Subtraction with sheep!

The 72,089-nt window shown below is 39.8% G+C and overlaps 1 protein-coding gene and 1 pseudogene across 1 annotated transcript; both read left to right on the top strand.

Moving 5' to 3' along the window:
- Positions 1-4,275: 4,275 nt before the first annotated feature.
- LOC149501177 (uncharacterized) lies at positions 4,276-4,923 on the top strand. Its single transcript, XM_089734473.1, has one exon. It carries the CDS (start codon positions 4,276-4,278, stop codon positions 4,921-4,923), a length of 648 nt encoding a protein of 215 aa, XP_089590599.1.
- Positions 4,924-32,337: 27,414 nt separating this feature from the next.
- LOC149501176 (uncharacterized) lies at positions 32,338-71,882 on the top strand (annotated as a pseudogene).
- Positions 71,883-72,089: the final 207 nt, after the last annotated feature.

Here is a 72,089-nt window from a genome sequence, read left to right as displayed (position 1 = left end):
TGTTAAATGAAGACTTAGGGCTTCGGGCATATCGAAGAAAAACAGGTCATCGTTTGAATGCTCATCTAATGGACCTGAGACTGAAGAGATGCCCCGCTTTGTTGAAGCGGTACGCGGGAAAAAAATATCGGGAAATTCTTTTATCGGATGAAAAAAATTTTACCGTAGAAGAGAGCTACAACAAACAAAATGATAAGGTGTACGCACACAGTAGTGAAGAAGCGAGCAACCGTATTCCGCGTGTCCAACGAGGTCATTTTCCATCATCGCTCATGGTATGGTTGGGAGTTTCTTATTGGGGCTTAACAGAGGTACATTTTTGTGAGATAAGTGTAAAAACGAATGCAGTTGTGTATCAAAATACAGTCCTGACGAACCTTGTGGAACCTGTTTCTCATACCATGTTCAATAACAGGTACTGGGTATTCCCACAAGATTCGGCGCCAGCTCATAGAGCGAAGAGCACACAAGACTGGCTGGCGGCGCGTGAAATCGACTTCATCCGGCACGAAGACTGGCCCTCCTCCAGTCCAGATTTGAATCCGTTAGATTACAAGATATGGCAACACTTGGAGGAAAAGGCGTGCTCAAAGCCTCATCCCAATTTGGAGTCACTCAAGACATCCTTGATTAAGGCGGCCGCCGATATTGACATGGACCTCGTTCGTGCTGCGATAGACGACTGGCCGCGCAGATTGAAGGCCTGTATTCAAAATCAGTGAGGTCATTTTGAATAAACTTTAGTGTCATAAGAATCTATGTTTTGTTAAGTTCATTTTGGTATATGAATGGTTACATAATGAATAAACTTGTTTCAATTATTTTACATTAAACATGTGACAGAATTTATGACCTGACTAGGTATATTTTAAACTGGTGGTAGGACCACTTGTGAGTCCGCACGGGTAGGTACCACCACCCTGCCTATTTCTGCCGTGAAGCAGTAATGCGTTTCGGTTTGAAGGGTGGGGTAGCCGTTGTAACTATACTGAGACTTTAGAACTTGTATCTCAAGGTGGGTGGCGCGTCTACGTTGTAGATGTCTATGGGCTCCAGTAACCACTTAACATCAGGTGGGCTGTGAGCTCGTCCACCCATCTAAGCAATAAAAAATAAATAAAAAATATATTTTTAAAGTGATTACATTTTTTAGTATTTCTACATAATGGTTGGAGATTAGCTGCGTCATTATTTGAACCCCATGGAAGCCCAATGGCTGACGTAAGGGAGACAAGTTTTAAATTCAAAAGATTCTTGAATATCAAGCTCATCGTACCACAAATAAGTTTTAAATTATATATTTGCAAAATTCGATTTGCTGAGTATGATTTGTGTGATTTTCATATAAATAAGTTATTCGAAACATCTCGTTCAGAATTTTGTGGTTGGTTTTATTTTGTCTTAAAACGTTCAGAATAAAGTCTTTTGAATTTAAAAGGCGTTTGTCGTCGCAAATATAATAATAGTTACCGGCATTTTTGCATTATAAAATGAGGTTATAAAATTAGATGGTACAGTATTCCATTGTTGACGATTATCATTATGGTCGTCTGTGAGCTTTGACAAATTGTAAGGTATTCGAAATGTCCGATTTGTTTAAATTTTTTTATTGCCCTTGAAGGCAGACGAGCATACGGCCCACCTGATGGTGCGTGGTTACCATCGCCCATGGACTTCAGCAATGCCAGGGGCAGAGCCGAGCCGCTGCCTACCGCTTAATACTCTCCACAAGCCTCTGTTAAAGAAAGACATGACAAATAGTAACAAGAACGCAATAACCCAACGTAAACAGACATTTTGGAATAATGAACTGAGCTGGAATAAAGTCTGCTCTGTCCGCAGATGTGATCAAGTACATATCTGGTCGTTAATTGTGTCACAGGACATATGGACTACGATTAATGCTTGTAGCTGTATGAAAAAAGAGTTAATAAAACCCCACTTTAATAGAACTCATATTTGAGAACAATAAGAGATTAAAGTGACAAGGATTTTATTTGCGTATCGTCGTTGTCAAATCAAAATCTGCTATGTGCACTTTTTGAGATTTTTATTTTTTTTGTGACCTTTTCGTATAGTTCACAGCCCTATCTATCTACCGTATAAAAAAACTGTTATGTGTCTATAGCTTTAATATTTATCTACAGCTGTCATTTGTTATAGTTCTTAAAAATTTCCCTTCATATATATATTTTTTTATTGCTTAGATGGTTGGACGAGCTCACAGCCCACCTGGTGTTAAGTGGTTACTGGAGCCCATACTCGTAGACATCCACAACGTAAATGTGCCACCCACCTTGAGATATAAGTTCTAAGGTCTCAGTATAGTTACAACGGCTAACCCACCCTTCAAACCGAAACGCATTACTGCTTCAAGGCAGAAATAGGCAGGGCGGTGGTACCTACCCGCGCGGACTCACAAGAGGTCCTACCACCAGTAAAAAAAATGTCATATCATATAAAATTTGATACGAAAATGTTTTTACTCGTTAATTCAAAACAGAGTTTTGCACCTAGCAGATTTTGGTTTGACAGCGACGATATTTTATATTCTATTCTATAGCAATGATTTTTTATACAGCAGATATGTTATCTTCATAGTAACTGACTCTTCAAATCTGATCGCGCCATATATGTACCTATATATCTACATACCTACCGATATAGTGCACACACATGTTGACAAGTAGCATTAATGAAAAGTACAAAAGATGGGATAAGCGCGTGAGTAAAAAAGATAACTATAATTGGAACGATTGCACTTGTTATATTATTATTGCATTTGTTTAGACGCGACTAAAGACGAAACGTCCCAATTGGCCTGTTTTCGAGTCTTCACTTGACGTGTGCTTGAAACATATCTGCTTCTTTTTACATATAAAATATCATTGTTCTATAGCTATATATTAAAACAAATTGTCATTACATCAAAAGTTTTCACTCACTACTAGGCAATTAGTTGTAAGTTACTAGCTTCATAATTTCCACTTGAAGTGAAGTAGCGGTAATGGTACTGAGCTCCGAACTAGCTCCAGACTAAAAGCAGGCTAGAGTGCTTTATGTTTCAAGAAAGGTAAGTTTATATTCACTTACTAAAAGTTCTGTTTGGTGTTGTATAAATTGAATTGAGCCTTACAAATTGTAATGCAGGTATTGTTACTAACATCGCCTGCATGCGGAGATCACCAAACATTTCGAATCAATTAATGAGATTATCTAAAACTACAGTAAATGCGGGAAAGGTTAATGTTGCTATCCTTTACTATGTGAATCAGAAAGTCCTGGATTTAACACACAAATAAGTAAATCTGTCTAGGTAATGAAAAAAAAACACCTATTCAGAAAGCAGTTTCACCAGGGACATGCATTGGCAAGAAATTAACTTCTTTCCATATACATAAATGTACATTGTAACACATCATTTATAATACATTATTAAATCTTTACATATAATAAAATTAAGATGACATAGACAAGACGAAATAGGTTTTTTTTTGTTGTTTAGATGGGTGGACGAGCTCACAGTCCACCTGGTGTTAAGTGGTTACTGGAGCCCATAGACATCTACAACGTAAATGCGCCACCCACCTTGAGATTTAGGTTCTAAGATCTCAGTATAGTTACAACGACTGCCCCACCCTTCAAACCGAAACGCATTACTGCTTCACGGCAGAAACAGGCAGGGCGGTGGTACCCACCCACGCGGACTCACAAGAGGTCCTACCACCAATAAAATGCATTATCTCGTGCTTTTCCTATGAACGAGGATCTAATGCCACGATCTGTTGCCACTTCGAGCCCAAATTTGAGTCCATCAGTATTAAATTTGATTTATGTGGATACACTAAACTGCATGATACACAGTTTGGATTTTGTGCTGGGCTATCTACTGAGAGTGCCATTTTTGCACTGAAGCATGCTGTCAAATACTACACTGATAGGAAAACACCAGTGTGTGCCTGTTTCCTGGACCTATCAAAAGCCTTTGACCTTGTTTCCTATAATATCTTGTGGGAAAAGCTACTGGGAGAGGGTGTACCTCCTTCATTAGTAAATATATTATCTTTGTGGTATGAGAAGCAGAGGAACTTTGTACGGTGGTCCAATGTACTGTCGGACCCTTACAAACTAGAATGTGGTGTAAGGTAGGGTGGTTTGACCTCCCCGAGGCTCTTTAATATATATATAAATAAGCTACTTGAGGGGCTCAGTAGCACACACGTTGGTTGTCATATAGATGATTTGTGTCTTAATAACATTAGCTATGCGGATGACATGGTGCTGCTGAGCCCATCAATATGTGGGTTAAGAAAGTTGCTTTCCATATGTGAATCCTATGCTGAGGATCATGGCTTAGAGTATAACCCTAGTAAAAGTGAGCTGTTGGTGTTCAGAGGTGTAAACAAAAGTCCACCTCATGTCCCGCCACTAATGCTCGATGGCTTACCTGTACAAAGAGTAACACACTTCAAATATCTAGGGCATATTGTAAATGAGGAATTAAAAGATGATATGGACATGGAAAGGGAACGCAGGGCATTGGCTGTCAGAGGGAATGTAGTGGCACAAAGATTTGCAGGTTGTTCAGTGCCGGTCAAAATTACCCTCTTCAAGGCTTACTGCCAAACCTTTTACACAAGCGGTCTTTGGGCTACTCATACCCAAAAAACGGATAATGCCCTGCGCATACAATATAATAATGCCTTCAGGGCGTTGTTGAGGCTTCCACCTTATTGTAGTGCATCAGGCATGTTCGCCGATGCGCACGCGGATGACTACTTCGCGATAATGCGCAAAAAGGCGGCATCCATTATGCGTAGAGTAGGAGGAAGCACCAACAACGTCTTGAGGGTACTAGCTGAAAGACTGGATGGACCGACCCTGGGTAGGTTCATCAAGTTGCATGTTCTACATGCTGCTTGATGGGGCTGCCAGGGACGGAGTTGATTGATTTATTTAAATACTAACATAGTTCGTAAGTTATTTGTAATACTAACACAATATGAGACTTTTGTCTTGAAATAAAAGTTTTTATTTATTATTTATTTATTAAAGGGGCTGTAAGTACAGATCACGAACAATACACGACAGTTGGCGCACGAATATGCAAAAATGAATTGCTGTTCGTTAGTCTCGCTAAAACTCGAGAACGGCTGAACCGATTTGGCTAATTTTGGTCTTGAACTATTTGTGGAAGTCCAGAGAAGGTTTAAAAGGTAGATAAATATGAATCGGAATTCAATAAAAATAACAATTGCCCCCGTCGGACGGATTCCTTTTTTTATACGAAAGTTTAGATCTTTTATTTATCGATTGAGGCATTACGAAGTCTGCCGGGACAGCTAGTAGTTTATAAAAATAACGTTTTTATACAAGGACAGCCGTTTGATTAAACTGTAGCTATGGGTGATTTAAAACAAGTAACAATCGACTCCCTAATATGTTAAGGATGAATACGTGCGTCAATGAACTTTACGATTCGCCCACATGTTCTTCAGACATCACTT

This week in field was our second to last time in the classroom. I am really sad about next week being our last time! This week Lauren taught a lesson about subtraction, and I filled out her ADEPT form. I was glad it was my turn to fill out her form, because I think we learn a lot from watching each other teach. Sometimes when one of us is teaching, the other is circulating the kids doing centers, but I really like watching each other teach, and getting to help too. Lauren's lesson was on subtraction and our cooperating teacher hadn't ever introduced subtraction to her students so Lauren's lesson was the first exposure they got to the subject. She read a book about sheep and counting, and then gave each student a sheep make out of a paper plate and cotton balls. The first time she did the lesson, the students did not seem to grasp the idea very well. They wandered around and seemed to have a hard time not being ego-centric and understanding subtraction if they were not in the group. After the first lesson, Lauren decided that for the next group, we would be the ones who got to hold the sheep. Part of what distracted the first group was that they had a physical sheep and wanted to crawl around and "Baah." The second and third groups went really well! I loved being included in Lauren's teaching. Maybe we can always team teach! (If only, haha). I started with all the sheep and as Lauren took a few at a time, the kids counted how many sheep I had (the remaining sheep). As they understood larger groups, we added more. I started holding 6 sheep, but after doing a few problems, the kids really understood it, so we added more and made my starting total 10. I had a lot of fun helping Lauren teach, and think that she did a really good job planning an introductory lesson for subtraction. The students definitely came away with a good understanding about what subtraction is, and how to do it. I think that what made the lesson so successful was the fact that it was interactive and had manipulatives that interested the students. Watching the lesson three times and helping out some made it much easier to complete the ADEPT form.